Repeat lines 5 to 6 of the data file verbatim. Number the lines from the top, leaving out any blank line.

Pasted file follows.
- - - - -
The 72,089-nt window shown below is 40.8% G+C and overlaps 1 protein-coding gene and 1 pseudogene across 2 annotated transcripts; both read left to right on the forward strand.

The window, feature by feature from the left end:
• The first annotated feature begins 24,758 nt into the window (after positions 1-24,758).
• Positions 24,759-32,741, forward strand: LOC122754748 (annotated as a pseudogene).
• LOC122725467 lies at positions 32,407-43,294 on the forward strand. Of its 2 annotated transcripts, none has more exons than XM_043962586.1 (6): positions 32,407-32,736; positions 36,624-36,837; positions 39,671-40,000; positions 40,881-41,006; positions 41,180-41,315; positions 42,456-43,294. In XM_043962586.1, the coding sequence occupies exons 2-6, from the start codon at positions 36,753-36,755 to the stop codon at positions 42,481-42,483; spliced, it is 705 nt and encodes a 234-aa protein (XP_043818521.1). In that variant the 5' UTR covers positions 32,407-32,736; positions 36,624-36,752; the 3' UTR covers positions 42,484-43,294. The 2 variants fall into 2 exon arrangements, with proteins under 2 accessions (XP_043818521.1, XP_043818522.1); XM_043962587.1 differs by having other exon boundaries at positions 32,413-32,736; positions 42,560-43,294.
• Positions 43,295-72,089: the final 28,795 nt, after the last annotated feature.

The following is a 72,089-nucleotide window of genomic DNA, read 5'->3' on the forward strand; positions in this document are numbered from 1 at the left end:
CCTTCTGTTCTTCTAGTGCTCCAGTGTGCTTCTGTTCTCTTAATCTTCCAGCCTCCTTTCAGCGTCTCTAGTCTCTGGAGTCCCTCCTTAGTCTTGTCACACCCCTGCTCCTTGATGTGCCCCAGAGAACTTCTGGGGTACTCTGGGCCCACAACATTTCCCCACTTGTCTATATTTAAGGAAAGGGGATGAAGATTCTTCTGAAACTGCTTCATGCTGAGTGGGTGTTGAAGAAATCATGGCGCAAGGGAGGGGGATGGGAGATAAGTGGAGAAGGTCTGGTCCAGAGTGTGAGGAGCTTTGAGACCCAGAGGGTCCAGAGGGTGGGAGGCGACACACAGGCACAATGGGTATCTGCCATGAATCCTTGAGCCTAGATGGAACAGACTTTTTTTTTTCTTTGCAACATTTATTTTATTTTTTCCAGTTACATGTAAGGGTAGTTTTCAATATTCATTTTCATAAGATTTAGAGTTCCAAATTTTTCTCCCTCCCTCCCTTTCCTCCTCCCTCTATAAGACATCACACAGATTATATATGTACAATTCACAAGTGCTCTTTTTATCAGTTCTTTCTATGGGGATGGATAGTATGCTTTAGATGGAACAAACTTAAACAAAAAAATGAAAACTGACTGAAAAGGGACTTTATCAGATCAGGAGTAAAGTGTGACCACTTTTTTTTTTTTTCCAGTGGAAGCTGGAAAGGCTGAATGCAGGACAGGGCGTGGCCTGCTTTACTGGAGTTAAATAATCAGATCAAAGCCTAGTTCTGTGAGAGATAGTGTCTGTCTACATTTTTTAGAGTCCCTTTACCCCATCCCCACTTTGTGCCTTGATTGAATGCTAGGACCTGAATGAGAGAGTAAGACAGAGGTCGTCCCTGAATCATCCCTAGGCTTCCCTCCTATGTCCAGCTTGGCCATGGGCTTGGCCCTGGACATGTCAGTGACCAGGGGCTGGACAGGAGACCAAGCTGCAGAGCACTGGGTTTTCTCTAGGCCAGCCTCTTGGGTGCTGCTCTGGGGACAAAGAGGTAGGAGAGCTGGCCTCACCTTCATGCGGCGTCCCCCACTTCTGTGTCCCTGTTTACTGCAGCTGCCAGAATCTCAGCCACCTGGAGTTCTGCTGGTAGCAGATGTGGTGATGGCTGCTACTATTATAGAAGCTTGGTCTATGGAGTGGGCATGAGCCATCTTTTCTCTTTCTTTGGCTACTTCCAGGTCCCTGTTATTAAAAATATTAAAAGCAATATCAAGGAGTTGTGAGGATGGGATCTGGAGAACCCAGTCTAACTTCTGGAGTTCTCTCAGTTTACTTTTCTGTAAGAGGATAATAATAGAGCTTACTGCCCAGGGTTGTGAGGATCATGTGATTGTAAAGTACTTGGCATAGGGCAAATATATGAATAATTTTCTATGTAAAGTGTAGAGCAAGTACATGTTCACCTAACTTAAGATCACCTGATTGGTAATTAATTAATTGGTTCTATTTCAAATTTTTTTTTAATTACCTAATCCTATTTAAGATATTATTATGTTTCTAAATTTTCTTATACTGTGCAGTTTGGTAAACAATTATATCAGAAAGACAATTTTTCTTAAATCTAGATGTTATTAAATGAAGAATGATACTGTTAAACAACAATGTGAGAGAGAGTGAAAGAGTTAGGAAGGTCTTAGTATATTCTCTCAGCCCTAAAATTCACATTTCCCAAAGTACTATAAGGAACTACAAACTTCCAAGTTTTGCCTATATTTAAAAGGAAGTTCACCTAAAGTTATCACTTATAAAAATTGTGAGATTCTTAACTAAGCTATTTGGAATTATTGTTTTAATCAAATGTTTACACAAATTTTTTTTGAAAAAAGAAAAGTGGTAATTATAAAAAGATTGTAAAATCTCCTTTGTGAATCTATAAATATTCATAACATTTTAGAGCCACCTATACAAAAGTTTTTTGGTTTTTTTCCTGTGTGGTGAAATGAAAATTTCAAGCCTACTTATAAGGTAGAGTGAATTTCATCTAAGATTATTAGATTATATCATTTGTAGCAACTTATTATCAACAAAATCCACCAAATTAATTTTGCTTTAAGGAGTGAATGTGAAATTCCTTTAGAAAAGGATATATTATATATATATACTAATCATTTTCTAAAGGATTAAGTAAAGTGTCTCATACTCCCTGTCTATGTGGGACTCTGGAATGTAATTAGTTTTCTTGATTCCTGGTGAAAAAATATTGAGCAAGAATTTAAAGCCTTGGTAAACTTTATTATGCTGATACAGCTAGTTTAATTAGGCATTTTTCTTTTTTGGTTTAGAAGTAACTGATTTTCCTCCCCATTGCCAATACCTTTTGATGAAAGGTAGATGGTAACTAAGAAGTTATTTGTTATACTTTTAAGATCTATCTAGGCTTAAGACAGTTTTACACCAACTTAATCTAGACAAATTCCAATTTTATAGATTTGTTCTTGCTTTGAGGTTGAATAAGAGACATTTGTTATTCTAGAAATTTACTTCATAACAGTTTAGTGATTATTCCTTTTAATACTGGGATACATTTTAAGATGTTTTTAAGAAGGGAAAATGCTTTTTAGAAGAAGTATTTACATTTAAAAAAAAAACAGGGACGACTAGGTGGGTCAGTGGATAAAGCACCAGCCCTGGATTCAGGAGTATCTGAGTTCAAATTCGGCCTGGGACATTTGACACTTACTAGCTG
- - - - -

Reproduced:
• LOC122725467 lies at positions 32,407-43,294 on the forward strand. Of its 2 annotated transcripts, none has more exons than XM_043962586.1 (6): positions 32,407-32,736; positions 36,624-36,837; positions 39,671-40,000; positions 40,881-41,006; positions 41,180-41,315; positions 42,456-43,294. In XM_043962586.1, the coding sequence occupies exons 2-6, from the start codon at positions 36,753-36,755 to the stop codon at positions 42,481-42,483; spliced, it is 705 nt and encodes a 234-aa protein (XP_043818521.1). In that variant the 5' UTR covers positions 32,407-32,736; positions 36,624-36,752; the 3' UTR covers positions 42,484-43,294. The 2 variants fall into 2 exon arrangements, with proteins under 2 accessions (XP_043818521.1, XP_043818522.1); XM_043962587.1 differs by having other exon boundaries at positions 32,413-32,736; positions 42,560-43,294.
• Positions 43,295-72,089: the final 28,795 nt, after the last annotated feature.